The Effect of Choline and Resistance Training on Strength and Lean Mass in Older Adults
Chang Woock Lee et al., The Effect of Choline and Resistance Training on Strength and Lean Mass in Older Adults, Nutrients, 2023 Sep 6;15(18):3874. doi: 10.3390/nu15183874.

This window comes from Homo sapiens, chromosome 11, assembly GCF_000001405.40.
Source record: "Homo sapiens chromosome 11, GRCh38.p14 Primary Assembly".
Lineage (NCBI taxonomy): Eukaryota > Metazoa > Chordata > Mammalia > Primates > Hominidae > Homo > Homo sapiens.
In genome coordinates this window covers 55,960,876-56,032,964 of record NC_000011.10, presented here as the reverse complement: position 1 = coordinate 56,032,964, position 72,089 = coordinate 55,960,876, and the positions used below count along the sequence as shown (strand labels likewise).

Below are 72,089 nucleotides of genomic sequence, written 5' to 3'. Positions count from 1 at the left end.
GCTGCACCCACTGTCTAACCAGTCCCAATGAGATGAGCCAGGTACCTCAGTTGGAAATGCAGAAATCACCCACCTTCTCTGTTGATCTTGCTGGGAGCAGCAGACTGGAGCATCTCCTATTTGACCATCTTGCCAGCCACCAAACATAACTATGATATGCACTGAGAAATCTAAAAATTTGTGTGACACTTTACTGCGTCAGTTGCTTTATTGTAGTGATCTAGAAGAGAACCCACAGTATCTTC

Choline plays many important roles, including the synthesis of acetylcholine, and may affect muscle responses to exercise. We previously observed correlations between low choline intake and reduced gains in strength and lean mass following a 12-week resistance exercise training (RET) program for older adults. To further explore these findings, we conducted a randomized controlled trial. Three groups of 50-to-69-year-old healthy adults underwent a 12-week RET program (3x/week, 3 sets, 8-12 reps, 70% of maximum strength (1RM)) and submitted >48 diet logs (>4x/week for 12 weeks). Participants' diets were supplemented with 0.7 mg/kg lean/d (low, n = 13), 2.8 mg/kg lean/d (med, n = 11), or 7.5 mg/kg lean/d (high, n = 13) of choline from egg yolk and protein powder. The ANCOVA tests showed that low choline intake, compared with med or high choline intakes, resulted in significantly diminished gains in composite strength (leg press + chest press 1RM; low, 19.4 ± 8.2%; med, 46.8 ± 8.9%; high, 47.4 ± 8.1%; p = 0.034) and thigh-muscle quality (leg press 1RM/thigh lean mass; low, 12.3 ± 9.6%; med/high, 46.4 ± 7.0%; p = 0.010) after controlling for lean mass, protein, betaine, and vitamin B12. These data suggest that low choline intake may negatively affect strength gains with RET in older adults.